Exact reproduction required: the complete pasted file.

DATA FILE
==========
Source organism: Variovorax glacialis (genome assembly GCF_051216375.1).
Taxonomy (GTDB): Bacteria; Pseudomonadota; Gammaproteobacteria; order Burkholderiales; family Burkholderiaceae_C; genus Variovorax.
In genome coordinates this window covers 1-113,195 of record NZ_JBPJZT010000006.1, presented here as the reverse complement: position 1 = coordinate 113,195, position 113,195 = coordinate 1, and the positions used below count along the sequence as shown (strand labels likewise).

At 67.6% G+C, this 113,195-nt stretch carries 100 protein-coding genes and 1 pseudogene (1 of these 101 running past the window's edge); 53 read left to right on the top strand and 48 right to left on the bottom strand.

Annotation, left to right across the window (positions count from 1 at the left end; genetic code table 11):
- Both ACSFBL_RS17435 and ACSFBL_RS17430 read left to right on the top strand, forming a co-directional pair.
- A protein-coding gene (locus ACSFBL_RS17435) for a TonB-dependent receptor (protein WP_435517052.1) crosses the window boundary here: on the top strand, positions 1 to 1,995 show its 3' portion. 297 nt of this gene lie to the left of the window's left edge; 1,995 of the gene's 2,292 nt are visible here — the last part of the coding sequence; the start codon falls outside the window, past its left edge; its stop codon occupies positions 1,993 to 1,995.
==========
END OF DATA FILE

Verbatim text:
Source organism: Variovorax glacialis (genome assembly GCF_051216375.1).
Taxonomy (GTDB): Bacteria; Pseudomonadota; Gammaproteobacteria; order Burkholderiales; family Burkholderiaceae_C; genus Variovorax.
In genome coordinates this window covers 1-113,195 of record NZ_JBPJZT010000006.1, presented here as the reverse complement: position 1 = coordinate 113,195, position 113,195 = coordinate 1, and the positions used below count along the sequence as shown (strand labels likewise).

At 67.6% G+C, this 113,195-nt stretch carries 100 protein-coding genes and 1 pseudogene (1 of these 101 running past the window's edge); 53 read left to right on the top strand and 48 right to left on the bottom strand.

Annotation, left to right across the window (positions count from 1 at the left end; genetic code table 11):
- Both ACSFBL_RS17435 and ACSFBL_RS17430 read left to right on the top strand, forming a co-directional pair.
- A protein-coding gene (locus ACSFBL_RS17435) for a TonB-dependent receptor (protein WP_435517052.1) crosses the window boundary here: on the top strand, positions 1 to 1,995 show its 3' portion. 297 nt of this gene lie to the left of the window's left edge; 1,995 of the gene's 2,292 nt are visible here — the last part of the coding sequence; the start codon falls outside the window, past its left edge; its stop codon occupies positions 1,993 to 1,995.